(from the Russian proverb “doveryai, no proveryai”)

I gathered all the tips I could find for you and split them into these three groups:

  1. Protect your Photos on all Websites
  2. Protect your Photos on your Website
  3. Enforce your Copyrights

Below are summaries of each method. To learn more, follow the links that say, well, “learn more.”

1. Protect your Photos on all Websites

Something here.

“Distrust and caution are the parents of security.”
— Benjamin Franklin

“There is no security on this earth; there is only opportunity.”
— General Douglas MacArthur (1880–1964)

“The superior man, when resting in safety, does not forget that danger may come.”
— Confucius (551 BC–479 BC)

1. Register Copyright

PRO:If trouble occurs, you can threaten to take the case to court for statutory damages of up to $150,000 per instance of willful infringement.
CON:Costs some time and money, and doesn’t physically stop copying.

File a form online with the Copyright Office, upload your work and pay a fee. You can register any number of photos in one submittal for one fee.

Why register?
Not registeredonly get actual, not statutory damages.
Registeredcan get statutory damages up to $150,000 for a willful infringing use and legal fees.

Tips:

  • Register as many images as you want with one application and for one fixed fee.
  • Zip images, fill out eCO form, upload zip file of your images, pay $35.
  • Can’t mix unpublished and published, so separate into two applications.

register

2. Copyright Notice

PRO:Traditional, professional and legally wise.
CON:Doesn’t physically stop copying.

Photos are often shown with a credit notice such as © 2012 Joe Bloggs. This is not required under copyright law, but it does assert your protection and states your ownership to viewers.

In a lawsuit, a display of the copyright notice helps establish your case and turn infringement from innocent to willful, which increases the potential monetary damages. Innocent can be $200 but willful is up to $150,000. Most photographers and magazines include copyright information.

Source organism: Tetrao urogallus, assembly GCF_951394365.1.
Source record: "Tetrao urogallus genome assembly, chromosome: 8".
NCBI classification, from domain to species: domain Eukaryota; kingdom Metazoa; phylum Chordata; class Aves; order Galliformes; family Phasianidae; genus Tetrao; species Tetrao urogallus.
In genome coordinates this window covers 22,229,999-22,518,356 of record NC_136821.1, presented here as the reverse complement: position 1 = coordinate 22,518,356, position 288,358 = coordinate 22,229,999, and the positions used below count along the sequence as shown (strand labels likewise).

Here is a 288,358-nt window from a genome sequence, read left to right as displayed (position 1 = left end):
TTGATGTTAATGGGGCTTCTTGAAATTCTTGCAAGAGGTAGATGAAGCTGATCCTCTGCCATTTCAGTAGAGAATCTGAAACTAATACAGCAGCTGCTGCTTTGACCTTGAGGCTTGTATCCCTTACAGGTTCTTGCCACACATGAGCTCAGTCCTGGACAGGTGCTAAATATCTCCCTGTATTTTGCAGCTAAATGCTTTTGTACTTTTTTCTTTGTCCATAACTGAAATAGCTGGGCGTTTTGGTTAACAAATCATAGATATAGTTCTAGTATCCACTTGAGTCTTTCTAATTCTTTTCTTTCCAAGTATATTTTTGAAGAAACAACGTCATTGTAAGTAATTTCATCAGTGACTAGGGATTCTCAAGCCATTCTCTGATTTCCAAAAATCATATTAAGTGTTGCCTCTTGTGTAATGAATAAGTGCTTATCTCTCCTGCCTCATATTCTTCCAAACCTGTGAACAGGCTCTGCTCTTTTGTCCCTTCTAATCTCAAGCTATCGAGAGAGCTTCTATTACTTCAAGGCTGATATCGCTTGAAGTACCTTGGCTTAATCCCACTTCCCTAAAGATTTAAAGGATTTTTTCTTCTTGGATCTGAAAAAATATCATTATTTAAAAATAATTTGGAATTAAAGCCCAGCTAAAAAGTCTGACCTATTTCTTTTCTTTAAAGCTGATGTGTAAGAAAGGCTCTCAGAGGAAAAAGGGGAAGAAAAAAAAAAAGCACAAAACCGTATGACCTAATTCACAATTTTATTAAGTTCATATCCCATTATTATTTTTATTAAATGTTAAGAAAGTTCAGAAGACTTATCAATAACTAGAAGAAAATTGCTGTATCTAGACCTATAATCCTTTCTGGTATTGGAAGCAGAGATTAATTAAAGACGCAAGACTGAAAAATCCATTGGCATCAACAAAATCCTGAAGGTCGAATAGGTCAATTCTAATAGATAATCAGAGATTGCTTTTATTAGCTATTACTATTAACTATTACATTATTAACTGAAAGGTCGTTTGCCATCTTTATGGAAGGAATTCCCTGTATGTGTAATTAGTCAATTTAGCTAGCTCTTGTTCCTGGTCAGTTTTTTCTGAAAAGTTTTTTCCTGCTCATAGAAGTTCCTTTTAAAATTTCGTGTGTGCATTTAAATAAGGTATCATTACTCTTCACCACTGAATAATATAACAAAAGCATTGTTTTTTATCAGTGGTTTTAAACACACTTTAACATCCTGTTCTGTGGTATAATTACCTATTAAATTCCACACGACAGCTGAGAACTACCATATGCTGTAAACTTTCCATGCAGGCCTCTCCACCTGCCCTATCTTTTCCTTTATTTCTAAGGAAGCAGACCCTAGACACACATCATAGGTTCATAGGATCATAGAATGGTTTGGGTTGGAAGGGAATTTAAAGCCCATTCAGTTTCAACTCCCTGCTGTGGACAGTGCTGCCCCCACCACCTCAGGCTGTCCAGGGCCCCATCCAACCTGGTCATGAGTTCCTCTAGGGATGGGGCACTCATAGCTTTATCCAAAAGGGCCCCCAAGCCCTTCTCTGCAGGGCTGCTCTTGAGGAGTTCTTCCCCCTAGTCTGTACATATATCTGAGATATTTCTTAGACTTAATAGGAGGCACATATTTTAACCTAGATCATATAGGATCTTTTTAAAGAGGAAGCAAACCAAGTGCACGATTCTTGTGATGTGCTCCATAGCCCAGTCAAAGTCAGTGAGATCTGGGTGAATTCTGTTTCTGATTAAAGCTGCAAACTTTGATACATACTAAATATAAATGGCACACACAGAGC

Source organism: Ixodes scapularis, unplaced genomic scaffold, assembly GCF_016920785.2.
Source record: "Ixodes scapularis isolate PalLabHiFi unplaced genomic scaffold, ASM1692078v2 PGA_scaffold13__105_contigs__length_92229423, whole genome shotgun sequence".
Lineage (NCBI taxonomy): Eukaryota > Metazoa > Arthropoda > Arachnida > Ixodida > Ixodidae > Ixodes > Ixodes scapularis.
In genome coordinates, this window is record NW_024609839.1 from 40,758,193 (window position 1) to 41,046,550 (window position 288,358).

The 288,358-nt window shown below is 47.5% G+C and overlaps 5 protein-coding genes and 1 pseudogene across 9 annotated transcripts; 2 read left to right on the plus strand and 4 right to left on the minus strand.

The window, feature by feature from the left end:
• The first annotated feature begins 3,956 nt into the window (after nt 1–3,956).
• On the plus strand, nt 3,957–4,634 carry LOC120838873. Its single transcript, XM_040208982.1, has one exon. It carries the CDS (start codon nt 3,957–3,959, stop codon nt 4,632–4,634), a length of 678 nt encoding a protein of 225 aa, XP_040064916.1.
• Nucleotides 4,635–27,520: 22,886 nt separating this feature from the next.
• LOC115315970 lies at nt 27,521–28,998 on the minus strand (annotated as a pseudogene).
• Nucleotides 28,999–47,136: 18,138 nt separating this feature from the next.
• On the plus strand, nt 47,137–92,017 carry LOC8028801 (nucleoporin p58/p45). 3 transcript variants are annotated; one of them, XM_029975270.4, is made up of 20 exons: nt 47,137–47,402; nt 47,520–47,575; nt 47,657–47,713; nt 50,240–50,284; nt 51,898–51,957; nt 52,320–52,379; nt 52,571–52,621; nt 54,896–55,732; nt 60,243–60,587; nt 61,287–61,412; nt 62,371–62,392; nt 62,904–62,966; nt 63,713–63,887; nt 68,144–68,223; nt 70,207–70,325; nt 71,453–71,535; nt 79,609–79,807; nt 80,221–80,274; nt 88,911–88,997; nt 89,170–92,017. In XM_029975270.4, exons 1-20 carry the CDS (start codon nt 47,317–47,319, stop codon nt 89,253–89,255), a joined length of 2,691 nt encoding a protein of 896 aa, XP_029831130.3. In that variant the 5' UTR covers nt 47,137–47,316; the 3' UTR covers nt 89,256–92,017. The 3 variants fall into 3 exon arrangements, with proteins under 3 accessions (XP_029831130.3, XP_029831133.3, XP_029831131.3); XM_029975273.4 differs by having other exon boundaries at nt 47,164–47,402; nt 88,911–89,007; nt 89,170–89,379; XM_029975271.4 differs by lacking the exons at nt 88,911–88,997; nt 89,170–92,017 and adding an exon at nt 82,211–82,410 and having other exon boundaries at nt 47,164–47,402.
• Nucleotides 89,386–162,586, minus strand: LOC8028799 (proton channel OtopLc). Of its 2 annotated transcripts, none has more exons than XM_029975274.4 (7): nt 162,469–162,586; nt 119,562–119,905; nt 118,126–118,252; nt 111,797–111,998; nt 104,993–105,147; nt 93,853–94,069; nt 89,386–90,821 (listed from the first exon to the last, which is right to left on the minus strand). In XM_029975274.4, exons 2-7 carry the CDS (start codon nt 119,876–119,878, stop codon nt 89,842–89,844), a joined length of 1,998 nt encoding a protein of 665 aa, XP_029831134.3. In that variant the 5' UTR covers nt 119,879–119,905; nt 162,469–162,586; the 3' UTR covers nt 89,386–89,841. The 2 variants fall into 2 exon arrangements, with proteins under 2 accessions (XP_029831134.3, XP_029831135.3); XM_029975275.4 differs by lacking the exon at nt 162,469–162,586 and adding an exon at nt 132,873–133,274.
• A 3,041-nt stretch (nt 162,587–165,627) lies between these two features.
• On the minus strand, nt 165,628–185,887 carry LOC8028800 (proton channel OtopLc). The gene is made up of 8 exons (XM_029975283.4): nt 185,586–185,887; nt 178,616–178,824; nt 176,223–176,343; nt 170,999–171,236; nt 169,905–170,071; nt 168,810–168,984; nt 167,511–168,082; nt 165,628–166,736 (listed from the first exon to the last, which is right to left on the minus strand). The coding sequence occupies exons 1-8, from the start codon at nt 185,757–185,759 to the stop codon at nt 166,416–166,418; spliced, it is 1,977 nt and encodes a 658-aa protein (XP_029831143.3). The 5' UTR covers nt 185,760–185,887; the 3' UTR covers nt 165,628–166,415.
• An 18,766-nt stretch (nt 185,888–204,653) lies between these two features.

Making the © symbol
MacOption+G
WindowsAlt+0169
HTML©

Format:  Copyright  Year  Name

The format is not legally defined, any similar approach will do. The year is the year of first publication. The name is that of the person who owns the copyright, which is usually the photographer (unless a full-time employee).

The copyright notice is one type of Copyright Management Information (CMI) which is given legal protection under Section 1202 of the DMCA which is part of the U.S. Copyright Act.

Drawbacks: Since this text is part of the web page and is not attached to the photo itself, it is lost when someone right-clicks a copy. So also included the notice within the image file, such as in the metadata.

For more information, see U.S. Copyright Office Circular 3: Copyright Notice (PDF).

How to add the copyright notice to a webpage

The simplest way is to place a paragraph tag after the image tag. For example:

<img src="photograph.jpg" alt="Image copyright 2012 Joe Bloggs" />
<p>Photo &copy; 2012 Joe Bloggs</p>

&copy; is an HTML entity name which displays the copyright symbol ©. Adding “Photo” before the © symbol helps identify the copyright with the photograph, as opposed to the text or the entire HTML page.

You can also add the information to the <img> tag directly using the alt and title attributes.

Alt is a required attribute for the <img> tag which specifies an alternate text for an image. Google Images uses this information to categorize and index your online photos.

Title is an optional standard attribute which specifies extra information about the element. The text in the title attribute may be displayed in the browser when the cursor hovers over the image.